Dennis Marek: Modern inventions we no longer use
I was driving to work last week, listening to a Sirius/XM station called “The Bridge.” It is described as a station of mellow rock. Needless to say, many of the tunes are old, and as I listen to them from time to time, I often have a clear memory of the tune and can sing or hum along. I am good with the music in the ’60s and later country tunes, but for some reason, the songs of the ’70s are a bit unfamiliar to me.
Then, I realized in that decade, I started a law practice, had three children, was president of the struggling Kankakee Symphony, became the first-ever public defender for Iroquois County, built a new home and barn in the country and started raising llamas. No wonder I didn’t have much time for the radio.
As I listened last week, I heard a song from a man I had heard of but whose music was not all that familiar to me. It was Jackson Browne singing a combination song, “The Load Out/Stay.” I loved the piano music and his singing, but as I listened to the words, I had something drawing me back to that ’70s era, a couple of live concerts and the memory of road shows and music. The song is a story of a traveling band playing a show and then loading up to move on many miles for their next show, and the crowd merely has to drive a short way home. Some of the other lyrics that grabbed my attention are as follows:
Now we got country and western on the bus;
We got disco on eight tracks,
And cassettes in stereo.
We got rural scenes and magazines,
And we got truckers on CBs,
And we got Richard Pryor on the video.
The words struck me as describing those times before computers, HD TV, streaming on our phones and miracle music from iTunes on our cellphones. It had me thinking of the devices we had we thought were so on the cutting edge. Browne’s song brought me back to those “modern” inventions we no longer have.
First, was the cassette tape and player. We could wire it into our car and put it on the seat with its self-contained speakers. Where is the cassette these days? Where is the Walkman that played those cassettes and we could carry it around, now outdone by the iPod, which also is gone. I remember it took forever to rewind or back it up to replay a song on those cassettes.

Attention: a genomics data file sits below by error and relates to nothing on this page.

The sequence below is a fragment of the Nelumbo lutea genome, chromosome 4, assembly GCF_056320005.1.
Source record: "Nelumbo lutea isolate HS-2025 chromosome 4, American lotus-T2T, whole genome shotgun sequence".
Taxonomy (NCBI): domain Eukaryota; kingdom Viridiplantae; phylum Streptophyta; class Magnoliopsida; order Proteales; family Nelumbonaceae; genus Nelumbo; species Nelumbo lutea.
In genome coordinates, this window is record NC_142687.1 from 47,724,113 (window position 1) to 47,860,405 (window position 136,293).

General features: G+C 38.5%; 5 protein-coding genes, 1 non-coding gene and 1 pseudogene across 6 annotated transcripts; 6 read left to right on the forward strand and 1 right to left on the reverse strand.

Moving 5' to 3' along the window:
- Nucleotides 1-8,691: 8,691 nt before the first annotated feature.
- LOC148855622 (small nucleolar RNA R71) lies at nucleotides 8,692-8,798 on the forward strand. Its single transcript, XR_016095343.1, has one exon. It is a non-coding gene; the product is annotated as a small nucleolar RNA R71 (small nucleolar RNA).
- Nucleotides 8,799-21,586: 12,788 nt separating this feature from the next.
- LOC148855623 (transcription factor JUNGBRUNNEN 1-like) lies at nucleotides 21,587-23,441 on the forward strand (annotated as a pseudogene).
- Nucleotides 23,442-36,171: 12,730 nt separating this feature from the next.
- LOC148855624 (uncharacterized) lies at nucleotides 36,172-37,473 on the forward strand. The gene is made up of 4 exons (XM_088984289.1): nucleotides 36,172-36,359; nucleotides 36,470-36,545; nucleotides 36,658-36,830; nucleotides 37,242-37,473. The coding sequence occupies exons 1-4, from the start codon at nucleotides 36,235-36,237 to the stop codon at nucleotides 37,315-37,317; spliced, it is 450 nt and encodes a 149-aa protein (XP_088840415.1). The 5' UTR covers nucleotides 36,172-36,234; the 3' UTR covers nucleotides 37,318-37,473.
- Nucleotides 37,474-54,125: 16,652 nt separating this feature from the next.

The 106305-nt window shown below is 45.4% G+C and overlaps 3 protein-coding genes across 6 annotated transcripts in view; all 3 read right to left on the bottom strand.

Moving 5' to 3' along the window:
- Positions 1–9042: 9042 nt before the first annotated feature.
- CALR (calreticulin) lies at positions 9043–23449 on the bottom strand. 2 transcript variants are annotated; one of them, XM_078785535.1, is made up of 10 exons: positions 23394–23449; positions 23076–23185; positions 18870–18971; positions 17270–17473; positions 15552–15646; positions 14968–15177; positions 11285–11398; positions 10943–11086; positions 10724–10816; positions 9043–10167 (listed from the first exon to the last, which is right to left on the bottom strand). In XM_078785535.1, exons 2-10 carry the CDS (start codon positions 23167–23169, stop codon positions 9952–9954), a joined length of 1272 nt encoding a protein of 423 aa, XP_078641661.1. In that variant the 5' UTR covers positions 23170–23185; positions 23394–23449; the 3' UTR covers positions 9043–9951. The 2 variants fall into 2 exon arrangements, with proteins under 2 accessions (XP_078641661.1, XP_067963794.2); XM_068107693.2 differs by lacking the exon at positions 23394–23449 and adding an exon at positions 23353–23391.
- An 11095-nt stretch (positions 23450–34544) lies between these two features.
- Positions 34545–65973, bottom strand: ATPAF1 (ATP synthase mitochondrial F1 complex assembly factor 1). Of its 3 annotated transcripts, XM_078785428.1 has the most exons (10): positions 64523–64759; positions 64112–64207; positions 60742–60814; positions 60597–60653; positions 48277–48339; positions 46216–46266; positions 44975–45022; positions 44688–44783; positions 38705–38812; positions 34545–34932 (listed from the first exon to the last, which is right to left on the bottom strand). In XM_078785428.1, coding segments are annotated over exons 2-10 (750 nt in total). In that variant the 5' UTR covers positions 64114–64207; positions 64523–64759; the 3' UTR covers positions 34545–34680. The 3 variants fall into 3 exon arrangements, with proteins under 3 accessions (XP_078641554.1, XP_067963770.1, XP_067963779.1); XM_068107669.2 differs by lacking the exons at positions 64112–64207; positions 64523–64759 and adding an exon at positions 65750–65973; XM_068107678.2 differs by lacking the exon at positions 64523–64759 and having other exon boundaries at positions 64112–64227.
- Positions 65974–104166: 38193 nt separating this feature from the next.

Our law office had the early Wang word-processor long before the modern computers. It could super copy and super delete. It could change a name all the way through a document being typed in one move. The secretaries in our office traded each other for extra time on the one machine. Lawyers were not allowed on until after hours. Today, every desk has a machine far superior to that Wang.
Doctors had pagers or “beepers” long before the cellphone. It was quite reliable for reaching someone instantly, and some doctors still carry them instead of a cellphone.
Soon to come was the VHS tape. We had huge cameras with these larger tapes. We filmed our children in their sports, their musical plays and their graduations. It is hard to find players for these tapes today, yet most parents of that era still have those tapes tucked away. Now, you video those scenes on your phone and can forward the pictures to anyone by text or email.
Then, we saw the VHS tapes being replaced with DVDs in the early 1990s. They soon outsold video recorders, were much smaller and had better quality. Then, they started to become obsolete with online streaming. Stores renting tapes and DVDs are going under, with Blockbuster closing all but one store in the past few years. Needless to say, Betamax had an even shorter shelf life, as VHS was the winner of that economic battle.
Then, we lost the dial phone, the calculator watch, the laser-disc player, the transistor radio, the floppy disc and the old reel-to-reel tape recorder. The telegraph was replaced by fax machines, and faxes have been kicked to the curb with scanning of documents and transmission by email. Only truckers use CB radios anymore. Everyone else is on a cellphone.
All that in my working lifetime, and I haven’t even mentioned television with snowy reception of “Howdy Doody” and the “Lone Ranger.” Those 1940s machines now are transformed into modern wall-mounted screens that project the characters in almost human size.
Just to show I could join the modern world, I went to YouTube and watched Jackson Browne sing “The Load Out/Stay” in a live performance. I was truly impressed with this young man in 1978, playing that beautiful piano and singing a song to those concert-goers. The second half of that song, “Stay,” is how the band would like to continue the performance but perhaps was not allowed by their promoters and unions.
So, stay just a little bit longer in that pleasant past this weekend. Go dig out that video of your kids and remember how we loved each of those new inventions Browne mentions in his song. We did have some great times with those devices. If you really want to be “modern,” bring up that Jackson Browne concert on YouTube. His performance is worth the watch.